ELYRIA — The results of asbestos tests at the Elyria Public Library’s Central Branch has sidelined plans for a major renovation project there.
Director Lyn Crouse said the “heartbreaking” news came after the library hired an architect, revealed plans for the project and started a naming opportunities campaign. During pre-construction asbestos testing, contractors discovered the 50-year-old building on Washington Avenue is full of the fibrous material known to cause lung cancer after continued exposure. The discovery has stopped plans for renovation because asbestos is safest when intact and encased to prevent the material from becoming airborne.
Inhaled asbestos fibers aggravate lung tissues and cause them to scar. Symptoms of asbestosis include shortness of breath and a dry crackling sound in the lungs while inhaling.
“Before you do anything structural to a building this old, you have to test for asbestos,” Crouse said. “The good thing is the building is completely safe for patrons and staff as it is. We did very stringent air quality testing and found the material to be intact.”
However, asbestos abatement is costly. Crouse said the cost for the planned improvements at Central ballooned to seven figures.
“It quickly made the cost astronomical, so we have no plans to do the renovations,” Crouse said. “Instead, we will take this time to look at our facilities system wide.”
The construction plans of Elyria Schools also have prompted questions about library resources and opportunities on the south side of Elyria, especially as the Head Start program and library branch at the former Hamilton School will have to find new homes as the building will be demolished.
Crouse said the library subleases spaces through Head Start and has received a tentative date of July 1 to vacate.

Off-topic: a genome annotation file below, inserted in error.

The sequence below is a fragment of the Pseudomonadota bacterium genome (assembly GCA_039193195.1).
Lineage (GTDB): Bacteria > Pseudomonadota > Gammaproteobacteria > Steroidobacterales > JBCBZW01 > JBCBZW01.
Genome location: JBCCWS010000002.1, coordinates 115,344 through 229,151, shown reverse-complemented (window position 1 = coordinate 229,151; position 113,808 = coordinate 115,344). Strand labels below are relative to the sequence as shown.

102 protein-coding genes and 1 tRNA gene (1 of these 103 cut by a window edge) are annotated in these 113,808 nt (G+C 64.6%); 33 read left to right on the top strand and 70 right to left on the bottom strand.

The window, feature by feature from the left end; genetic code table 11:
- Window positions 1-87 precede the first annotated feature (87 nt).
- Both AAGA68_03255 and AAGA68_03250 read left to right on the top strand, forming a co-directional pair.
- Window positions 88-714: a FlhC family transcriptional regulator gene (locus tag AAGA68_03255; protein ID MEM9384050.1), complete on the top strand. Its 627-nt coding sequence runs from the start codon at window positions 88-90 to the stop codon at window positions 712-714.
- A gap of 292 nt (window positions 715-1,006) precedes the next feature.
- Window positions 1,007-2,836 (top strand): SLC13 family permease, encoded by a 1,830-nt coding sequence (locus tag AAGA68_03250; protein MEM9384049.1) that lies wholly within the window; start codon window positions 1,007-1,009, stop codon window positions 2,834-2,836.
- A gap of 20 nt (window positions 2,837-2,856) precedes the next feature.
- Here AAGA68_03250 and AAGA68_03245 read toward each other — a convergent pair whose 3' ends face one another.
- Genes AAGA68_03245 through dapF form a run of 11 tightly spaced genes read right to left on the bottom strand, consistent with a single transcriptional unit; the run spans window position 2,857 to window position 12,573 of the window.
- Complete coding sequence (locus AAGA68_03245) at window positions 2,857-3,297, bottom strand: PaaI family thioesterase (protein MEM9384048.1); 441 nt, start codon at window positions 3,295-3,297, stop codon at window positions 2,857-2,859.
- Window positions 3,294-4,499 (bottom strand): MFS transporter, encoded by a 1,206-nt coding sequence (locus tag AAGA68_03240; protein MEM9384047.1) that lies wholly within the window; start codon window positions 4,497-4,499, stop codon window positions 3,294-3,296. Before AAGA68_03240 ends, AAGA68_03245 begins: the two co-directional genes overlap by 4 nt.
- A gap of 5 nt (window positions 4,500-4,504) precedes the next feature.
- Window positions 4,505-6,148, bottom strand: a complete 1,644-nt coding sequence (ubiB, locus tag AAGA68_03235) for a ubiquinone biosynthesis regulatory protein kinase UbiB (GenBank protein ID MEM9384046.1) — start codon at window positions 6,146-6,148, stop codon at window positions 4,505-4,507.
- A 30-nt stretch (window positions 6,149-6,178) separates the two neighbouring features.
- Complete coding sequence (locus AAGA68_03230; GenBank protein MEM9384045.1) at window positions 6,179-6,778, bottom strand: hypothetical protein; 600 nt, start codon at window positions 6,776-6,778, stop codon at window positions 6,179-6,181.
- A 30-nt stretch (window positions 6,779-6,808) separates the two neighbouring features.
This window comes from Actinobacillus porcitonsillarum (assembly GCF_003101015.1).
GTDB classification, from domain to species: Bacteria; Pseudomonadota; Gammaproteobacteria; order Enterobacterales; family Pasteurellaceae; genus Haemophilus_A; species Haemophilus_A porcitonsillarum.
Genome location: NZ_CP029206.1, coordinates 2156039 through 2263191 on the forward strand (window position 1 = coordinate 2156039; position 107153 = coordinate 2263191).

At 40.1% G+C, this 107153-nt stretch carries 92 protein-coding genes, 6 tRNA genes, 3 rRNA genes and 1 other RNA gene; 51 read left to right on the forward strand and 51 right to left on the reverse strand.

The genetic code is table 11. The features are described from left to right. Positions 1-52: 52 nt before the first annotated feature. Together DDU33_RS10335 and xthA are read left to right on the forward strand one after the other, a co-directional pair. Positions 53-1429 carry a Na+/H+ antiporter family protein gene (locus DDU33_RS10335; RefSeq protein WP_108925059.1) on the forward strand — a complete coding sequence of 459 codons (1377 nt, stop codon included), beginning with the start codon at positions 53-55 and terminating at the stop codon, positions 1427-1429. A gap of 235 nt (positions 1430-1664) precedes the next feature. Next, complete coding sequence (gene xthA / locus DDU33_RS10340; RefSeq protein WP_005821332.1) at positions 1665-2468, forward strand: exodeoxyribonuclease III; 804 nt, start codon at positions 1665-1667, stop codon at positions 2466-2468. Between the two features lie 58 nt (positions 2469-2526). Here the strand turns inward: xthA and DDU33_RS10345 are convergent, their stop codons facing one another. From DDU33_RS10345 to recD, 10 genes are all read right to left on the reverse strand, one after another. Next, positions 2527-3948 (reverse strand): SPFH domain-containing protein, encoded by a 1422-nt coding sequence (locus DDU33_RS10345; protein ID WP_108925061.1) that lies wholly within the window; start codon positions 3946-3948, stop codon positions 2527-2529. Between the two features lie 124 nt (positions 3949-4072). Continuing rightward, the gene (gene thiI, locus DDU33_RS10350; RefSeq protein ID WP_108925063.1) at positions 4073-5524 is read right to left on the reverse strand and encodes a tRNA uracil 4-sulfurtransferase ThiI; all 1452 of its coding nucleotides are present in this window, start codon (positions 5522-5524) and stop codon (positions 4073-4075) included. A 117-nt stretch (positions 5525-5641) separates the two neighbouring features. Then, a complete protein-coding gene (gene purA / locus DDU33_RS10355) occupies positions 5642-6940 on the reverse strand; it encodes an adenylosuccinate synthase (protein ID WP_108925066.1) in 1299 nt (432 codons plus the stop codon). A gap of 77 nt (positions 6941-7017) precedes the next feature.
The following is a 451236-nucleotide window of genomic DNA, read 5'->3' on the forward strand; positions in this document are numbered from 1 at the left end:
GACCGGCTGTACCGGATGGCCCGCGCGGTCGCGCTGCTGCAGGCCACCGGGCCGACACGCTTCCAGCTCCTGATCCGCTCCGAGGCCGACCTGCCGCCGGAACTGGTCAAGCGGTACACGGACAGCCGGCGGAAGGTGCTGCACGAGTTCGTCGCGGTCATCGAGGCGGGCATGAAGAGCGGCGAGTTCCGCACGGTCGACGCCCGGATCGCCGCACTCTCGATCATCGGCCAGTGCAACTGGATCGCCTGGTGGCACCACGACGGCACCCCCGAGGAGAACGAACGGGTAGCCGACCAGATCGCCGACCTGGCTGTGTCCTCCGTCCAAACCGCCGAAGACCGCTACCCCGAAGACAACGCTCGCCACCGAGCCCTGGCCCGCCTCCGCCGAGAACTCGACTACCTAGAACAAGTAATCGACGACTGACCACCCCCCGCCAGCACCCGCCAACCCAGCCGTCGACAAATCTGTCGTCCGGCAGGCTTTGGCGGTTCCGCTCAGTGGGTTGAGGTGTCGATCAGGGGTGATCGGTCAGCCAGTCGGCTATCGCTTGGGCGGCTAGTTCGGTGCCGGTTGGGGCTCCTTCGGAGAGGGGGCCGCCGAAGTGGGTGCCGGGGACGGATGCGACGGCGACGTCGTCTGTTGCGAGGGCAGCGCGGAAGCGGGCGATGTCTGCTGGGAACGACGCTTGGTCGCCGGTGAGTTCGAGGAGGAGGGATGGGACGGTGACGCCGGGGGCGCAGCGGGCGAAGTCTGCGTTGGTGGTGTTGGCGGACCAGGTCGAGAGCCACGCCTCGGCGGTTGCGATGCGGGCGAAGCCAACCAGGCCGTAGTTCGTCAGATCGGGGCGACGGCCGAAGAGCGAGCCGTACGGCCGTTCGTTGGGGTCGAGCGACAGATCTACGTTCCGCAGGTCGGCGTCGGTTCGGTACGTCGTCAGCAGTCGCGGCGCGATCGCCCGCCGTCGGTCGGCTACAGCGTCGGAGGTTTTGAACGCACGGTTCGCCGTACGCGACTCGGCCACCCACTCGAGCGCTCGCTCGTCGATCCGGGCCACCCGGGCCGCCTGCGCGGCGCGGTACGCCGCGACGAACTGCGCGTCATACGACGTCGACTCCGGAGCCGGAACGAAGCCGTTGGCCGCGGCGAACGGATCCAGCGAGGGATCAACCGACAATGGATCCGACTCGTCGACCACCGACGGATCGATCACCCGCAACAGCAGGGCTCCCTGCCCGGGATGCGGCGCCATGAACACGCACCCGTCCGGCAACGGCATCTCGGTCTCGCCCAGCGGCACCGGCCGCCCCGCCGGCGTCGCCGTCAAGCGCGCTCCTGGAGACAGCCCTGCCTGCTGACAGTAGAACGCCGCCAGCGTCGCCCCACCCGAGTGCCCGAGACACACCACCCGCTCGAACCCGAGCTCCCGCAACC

“We have this news about Central while dealing with the immediate relocation of south branch,” she said. “We have reached out to community partners to see who has available space. We want to stay in the neighborhood because it’s an area that I believe needs us.”
The renovation plans would have transformed the central branch by relocating the local history and genealogy room from the first floor there to the second floor of the West River branch. Interior renovations at the Washington Avenue site were to include moving the Youth Services Department from the front to the back of the building, building a preschool area, adding a baby play-and-grow area and constructing a new gender-neutral family restroom, a quiet study and a teen tech center.
“We had such a beautiful plan, and we were working to keep the history of Elyria here at this building to go along with the city’s bicentennial,” Crouse said. “To stop that was quite a surprise.”
As a part of the planning, Crouse said the library has hired Burges & Burges Strategists to conduct surveys and gauge community wants and the law firm of Bricker & Eckler as special counsel to help with building financing.
Residents also can contact Crouse directly at firstname.lastname@example.org to become involved in the planning process.
“I would like to hear directly from the community what their vision of the library will be going forward for the next 50 years,” she said.